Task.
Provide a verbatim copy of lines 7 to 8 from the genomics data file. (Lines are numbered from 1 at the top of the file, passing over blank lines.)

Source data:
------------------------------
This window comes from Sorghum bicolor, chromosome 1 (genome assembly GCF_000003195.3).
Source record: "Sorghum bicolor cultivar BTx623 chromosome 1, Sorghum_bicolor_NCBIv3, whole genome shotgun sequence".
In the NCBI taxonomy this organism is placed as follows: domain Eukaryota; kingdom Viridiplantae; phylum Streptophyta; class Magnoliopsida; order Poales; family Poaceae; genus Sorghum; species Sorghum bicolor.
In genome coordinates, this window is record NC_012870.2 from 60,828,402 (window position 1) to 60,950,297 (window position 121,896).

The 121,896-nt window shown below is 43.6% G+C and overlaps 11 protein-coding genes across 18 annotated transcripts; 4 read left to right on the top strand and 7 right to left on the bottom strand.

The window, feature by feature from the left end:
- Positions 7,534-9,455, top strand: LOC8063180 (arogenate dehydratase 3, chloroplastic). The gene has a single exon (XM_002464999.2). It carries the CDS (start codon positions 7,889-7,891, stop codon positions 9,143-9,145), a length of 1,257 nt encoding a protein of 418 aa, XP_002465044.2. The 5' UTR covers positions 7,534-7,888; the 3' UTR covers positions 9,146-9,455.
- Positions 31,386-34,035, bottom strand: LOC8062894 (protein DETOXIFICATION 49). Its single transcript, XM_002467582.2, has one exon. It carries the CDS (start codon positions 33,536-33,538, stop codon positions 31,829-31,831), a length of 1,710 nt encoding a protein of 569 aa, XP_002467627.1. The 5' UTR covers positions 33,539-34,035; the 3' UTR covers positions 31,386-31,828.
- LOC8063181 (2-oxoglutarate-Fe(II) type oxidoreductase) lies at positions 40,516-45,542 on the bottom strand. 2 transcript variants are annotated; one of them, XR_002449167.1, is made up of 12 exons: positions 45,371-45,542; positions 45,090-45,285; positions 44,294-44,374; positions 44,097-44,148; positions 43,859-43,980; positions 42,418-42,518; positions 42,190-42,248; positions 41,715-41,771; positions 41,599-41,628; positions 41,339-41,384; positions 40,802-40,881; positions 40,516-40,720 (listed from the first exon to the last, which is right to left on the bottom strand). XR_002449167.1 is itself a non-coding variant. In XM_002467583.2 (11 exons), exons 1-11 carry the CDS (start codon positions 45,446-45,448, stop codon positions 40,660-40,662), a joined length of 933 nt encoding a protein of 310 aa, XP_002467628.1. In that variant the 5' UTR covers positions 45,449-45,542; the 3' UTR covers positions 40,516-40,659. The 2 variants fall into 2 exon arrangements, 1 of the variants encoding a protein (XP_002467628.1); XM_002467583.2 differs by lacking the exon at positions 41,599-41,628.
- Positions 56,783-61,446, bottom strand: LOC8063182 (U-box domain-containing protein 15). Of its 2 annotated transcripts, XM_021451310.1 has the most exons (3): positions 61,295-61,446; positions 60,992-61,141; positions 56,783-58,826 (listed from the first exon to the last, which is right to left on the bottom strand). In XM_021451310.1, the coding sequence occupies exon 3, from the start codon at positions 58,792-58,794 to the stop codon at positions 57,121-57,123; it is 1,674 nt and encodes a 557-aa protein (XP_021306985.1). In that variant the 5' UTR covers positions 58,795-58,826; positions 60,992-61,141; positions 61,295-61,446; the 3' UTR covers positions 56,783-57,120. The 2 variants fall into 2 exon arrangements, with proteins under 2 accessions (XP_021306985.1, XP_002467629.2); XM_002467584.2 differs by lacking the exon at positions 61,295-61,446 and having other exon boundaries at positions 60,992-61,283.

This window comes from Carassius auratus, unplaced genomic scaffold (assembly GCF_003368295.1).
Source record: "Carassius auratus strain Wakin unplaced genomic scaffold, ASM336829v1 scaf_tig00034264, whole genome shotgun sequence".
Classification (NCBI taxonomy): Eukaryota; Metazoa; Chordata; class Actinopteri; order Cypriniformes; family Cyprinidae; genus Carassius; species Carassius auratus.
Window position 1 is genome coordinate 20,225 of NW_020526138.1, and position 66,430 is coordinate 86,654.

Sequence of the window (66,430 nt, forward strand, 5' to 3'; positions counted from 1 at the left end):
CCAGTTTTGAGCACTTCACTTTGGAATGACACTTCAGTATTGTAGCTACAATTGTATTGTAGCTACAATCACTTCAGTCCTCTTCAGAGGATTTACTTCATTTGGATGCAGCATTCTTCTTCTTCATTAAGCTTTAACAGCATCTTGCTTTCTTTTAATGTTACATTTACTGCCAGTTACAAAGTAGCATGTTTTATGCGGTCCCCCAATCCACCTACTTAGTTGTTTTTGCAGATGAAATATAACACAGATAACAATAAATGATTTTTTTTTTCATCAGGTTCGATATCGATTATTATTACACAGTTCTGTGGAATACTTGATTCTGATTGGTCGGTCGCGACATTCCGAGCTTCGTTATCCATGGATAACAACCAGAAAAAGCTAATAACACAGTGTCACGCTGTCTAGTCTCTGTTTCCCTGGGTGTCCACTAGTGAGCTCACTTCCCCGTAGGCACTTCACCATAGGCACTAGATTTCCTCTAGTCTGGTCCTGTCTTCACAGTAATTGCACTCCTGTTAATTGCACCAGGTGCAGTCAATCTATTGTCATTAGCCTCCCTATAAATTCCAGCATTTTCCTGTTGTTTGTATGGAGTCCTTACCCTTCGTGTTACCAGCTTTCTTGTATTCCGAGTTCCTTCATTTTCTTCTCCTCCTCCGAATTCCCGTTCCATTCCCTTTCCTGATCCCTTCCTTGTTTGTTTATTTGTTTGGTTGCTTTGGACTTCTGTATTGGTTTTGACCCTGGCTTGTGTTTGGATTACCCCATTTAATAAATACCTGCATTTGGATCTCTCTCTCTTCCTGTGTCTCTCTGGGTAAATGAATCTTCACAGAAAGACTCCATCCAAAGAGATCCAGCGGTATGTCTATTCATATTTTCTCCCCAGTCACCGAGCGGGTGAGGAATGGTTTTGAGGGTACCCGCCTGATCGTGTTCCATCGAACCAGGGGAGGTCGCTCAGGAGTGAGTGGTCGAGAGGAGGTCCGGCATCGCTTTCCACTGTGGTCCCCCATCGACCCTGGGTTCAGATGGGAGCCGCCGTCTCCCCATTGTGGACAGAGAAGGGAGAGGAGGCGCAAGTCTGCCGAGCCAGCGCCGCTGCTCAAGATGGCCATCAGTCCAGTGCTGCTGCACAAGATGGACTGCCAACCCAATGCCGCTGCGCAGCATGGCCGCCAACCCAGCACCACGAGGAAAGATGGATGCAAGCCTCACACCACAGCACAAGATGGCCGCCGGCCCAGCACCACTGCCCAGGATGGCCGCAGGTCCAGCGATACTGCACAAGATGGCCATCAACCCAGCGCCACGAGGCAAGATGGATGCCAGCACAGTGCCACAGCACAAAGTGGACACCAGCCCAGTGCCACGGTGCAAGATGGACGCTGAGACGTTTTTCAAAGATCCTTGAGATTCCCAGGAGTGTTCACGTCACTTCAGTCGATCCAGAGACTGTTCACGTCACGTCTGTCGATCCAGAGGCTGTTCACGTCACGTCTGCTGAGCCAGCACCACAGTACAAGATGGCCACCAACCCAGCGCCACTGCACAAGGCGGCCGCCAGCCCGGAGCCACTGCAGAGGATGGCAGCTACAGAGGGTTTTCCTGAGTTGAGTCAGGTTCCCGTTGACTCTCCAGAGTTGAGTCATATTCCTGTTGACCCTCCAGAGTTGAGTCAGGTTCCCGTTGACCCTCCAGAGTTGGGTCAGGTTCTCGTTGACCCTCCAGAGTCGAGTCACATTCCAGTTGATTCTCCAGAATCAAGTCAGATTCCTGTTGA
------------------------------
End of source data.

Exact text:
- Positions 7,534-9,455, top strand: LOC8063180 (arogenate dehydratase 3, chloroplastic). The gene has a single exon (XM_002464999.2). It carries the CDS (start codon positions 7,889-7,891, stop codon positions 9,143-9,145), a length of 1,257 nt encoding a protein of 418 aa, XP_002465044.2. The 5' UTR covers positions 7,534-7,888; the 3' UTR covers positions 9,146-9,455.
- Positions 31,386-34,035, bottom strand: LOC8062894 (protein DETOXIFICATION 49). Its single transcript, XM_002467582.2, has one exon. It carries the CDS (start codon positions 33,536-33,538, stop codon positions 31,829-31,831), a length of 1,710 nt encoding a protein of 569 aa, XP_002467627.1. The 5' UTR covers positions 33,539-34,035; the 3' UTR covers positions 31,386-31,828.